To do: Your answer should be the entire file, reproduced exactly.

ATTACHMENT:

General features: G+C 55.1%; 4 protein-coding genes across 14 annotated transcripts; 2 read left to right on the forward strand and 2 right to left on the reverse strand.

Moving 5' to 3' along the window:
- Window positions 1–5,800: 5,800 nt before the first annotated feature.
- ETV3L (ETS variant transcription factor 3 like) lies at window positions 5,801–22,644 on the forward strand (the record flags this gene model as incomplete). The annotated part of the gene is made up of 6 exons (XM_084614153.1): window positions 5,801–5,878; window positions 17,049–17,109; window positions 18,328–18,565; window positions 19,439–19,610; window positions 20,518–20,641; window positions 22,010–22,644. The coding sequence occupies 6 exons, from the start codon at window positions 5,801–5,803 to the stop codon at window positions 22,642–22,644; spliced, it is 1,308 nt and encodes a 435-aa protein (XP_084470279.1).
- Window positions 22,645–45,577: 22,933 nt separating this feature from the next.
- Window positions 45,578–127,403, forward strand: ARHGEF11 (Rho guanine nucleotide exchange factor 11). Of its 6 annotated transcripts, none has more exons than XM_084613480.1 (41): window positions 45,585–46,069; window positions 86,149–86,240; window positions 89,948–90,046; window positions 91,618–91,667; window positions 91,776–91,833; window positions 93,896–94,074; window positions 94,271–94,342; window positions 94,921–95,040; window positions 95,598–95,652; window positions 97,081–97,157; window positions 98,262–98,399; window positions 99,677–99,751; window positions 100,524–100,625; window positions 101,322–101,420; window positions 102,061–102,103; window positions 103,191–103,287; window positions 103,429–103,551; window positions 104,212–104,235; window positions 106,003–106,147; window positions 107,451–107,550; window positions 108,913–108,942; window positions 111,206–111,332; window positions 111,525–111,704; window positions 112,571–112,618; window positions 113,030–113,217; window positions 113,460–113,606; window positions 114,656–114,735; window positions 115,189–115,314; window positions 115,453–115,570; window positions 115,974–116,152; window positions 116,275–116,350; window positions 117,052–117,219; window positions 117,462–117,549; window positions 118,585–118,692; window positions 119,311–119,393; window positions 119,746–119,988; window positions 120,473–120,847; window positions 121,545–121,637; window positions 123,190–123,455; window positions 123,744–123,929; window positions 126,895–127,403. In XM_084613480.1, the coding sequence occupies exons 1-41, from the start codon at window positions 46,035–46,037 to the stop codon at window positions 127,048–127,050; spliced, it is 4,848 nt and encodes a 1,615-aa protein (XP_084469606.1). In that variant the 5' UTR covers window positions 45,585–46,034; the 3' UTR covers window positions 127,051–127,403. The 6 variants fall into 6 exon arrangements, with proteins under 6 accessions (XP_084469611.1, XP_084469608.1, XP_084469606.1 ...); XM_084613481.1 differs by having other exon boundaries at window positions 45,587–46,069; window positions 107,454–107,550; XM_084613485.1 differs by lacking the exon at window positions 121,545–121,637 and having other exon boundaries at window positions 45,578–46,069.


General features: G+C 55.1%; 4 protein-coding genes across 14 annotated transcripts; 2 read left to right on the forward strand and 2 right to left on the reverse strand.

Moving 5' to 3' along the window:
- Window positions 1–5,800: 5,800 nt before the first annotated feature.
- ETV3L (ETS variant transcription factor 3 like) lies at window positions 5,801–22,644 on the forward strand (the record flags this gene model as incomplete). The annotated part of the gene is made up of 6 exons (XM_084614153.1): window positions 5,801–5,878; window positions 17,049–17,109; window positions 18,328–18,565; window positions 19,439–19,610; window positions 20,518–20,641; window positions 22,010–22,644. The coding sequence occupies 6 exons, from the start codon at window positions 5,801–5,803 to the stop codon at window positions 22,642–22,644; spliced, it is 1,308 nt and encodes a 435-aa protein (XP_084470279.1).
- Window positions 22,645–45,577: 22,933 nt separating this feature from the next.
- Window positions 45,578–127,403, forward strand: ARHGEF11 (Rho guanine nucleotide exchange factor 11). Of its 6 annotated transcripts, none has more exons than XM_084613480.1 (41): window positions 45,585–46,069; window positions 86,149–86,240; window positions 89,948–90,046; window positions 91,618–91,667; window positions 91,776–91,833; window positions 93,896–94,074; window positions 94,271–94,342; window positions 94,921–95,040; window positions 95,598–95,652; window positions 97,081–97,157; window positions 98,262–98,399; window positions 99,677–99,751; window positions 100,524–100,625; window positions 101,322–101,420; window positions 102,061–102,103; window positions 103,191–103,287; window positions 103,429–103,551; window positions 104,212–104,235; window positions 106,003–106,147; window positions 107,451–107,550; window positions 108,913–108,942; window positions 111,206–111,332; window positions 111,525–111,704; window positions 112,571–112,618; window positions 113,030–113,217; window positions 113,460–113,606; window positions 114,656–114,735; window positions 115,189–115,314; window positions 115,453–115,570; window positions 115,974–116,152; window positions 116,275–116,350; window positions 117,052–117,219; window positions 117,462–117,549; window positions 118,585–118,692; window positions 119,311–119,393; window positions 119,746–119,988; window positions 120,473–120,847; window positions 121,545–121,637; window positions 123,190–123,455; window positions 123,744–123,929; window positions 126,895–127,403. In XM_084613480.1, the coding sequence occupies exons 1-41, from the start codon at window positions 46,035–46,037 to the stop codon at window positions 127,048–127,050; spliced, it is 4,848 nt and encodes a 1,615-aa protein (XP_084469606.1). In that variant the 5' UTR covers window positions 45,585–46,034; the 3' UTR covers window positions 127,051–127,403. The 6 variants fall into 6 exon arrangements, with proteins under 6 accessions (XP_084469611.1, XP_084469608.1, XP_084469606.1 ...); XM_084613481.1 differs by having other exon boundaries at window positions 45,587–46,069; window positions 107,454–107,550; XM_084613485.1 differs by lacking the exon at window positions 121,545–121,637 and having other exon boundaries at window positions 45,578–46,069.